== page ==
The Sierra Leonean society must come to terms with the reality that teenager girls are engaging in sex and take collective responsibility of the consequent high rate of teenage pregnancies, Basic Education Minister Dr David Sengeh says.
He laments that teenage pregnancy is not just affecting the girl child education but it’s also claiming a lot of young lives.
Dr Sengeh made the assertion in a webinar he hosted via zoom to discuss issues affecting the education sector and the policies and actions the Bio Administration has been putting in place to address them. His talk on Wednesday night touched on teachers’ welfare, exams malpractice, the government’s school feeding programme and the thorny issue of teenage pregnancy and its effects on girl child education.
“Everyone knows that teenagers are having sex. If they do not have sex they won’t be dying, everyone knows that. So society needs to take responsibility,” says Mr Sengeh to an audience that included participants from Sierra Leone and abroad.
In March 2020 the Sierra Leone government lifted a 10-year ban on girls with visible pregnancies from attending mainstream schools. The Ernest Bai Koroma administration policy imposed in 2010 was enforced in 2015 at the height of the 2013-2016 West African Ebola epidemic, when the rate of teen pregnancies increased dramatically as a consequence of restrictions imposed to curb the spread of the virus.
The decision sharply divided the Sierra Leonean public, making it a politically charged issue.
The ban was eventually lifted in the spirit of the ‘New Direction’ administration’s Radical Inclusion Policy, which Dr Sengeh says was designed to ensure that everybody gets access to education regardless of their status in society.
The Radical Inclusion Policy encompasses four categories of people, considered as historically marginalised groups: pregnant girls and parent learners; children with disabilities; children from rural and underserved areas; and children from low-income families.
The aspect of unhindered access to education by pregnant girls is the most contentious, as indicated by the massive public support the ban received.
A group of human rights organizations had to challenge it at the regional community court of the Economic Community of West African States (ECOWAS), arguing against its discriminatory effect on girls.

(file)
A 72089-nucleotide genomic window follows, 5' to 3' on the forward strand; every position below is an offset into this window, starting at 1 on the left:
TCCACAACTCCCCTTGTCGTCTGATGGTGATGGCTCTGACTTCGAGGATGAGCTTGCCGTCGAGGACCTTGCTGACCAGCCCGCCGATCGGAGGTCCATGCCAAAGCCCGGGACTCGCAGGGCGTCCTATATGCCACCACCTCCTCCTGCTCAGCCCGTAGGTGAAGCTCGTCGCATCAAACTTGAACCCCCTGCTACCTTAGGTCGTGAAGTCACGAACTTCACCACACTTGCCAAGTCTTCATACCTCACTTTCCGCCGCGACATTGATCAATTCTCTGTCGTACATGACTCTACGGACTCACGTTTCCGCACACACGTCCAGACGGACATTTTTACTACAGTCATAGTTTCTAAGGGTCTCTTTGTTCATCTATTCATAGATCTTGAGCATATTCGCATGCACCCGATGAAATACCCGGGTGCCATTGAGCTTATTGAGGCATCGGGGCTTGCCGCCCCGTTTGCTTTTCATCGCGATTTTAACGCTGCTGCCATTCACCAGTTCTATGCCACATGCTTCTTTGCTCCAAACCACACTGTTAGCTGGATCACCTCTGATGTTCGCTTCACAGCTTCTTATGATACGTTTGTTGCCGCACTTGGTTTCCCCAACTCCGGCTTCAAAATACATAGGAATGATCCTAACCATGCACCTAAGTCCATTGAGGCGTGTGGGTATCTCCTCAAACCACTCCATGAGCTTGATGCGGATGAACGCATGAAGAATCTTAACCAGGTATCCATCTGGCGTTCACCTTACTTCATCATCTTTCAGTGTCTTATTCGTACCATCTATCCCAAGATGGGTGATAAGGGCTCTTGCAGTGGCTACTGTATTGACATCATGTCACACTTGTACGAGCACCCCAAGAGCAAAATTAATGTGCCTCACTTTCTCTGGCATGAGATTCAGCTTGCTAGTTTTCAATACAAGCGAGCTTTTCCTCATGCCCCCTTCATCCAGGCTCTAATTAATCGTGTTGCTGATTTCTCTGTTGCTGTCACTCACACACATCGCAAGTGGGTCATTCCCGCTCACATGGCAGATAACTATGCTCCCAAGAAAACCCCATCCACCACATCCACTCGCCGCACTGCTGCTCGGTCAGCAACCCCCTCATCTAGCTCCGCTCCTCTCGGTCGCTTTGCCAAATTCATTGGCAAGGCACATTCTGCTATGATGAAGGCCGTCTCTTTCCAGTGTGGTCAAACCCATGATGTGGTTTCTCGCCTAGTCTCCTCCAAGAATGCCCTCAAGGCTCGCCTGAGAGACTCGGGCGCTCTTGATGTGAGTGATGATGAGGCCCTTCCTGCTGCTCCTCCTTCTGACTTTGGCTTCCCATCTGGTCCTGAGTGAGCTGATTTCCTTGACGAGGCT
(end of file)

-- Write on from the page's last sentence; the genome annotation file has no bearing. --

The court sitting in the Nigerian capital, Abuja, subsequently ruled against the Sierra Leone government, describing the policy as discriminatory and ordering it to abolish it.
The judges also ordered the government to implement a number of measures geared towards preventing teenage pregnancy and to protect victims.
Dr Sengeh says the government lifted the ban because it’s in line with its ideals, noting that President Julius Maada Bio had been personally against the ban. The Education Minister adds that the decision was also informed by data at the government’s disposal which showed that the effect of the ban was counterproductive and that it amounted to punishing the victims of society’s exploitation.
“Half of our women who are dying from maternal death were raped, by law. You cannot justifiably say you are moral when we continue to punish them,” says Sengeh.
“We cannot develop without gender equality,” he adds.
Not only are cases of teenage pregnancy persistent, the nature of the stories are also telling, like girls being preyed on by their teachers. There is the story of a teacher who impregnated a 17-year girl and later married her at her 18th birthday, according to the Education Minister.
Besides the lifting of the ban, the ECOWAS Court also recommended for the Sierra Leone government to put in place measures to prevent teenage pregnancies and protect the victims against discrimination.
How much of these recommendations have the government implemented?
While admitting that there were many challenges still on the ground, Sengeh says his team is working on policies geared towards ameliorating the situation, including the School health policy which is soon to be presented to cabinet for approval, as well as the Comprehensive Sexuality Education syllabus to be included in the basic education curriculum.
The webinar on public education had people tune in from across Africa, including Liberia, Mali and South Sudan, as well as from the United Kingdom, the US and Canada.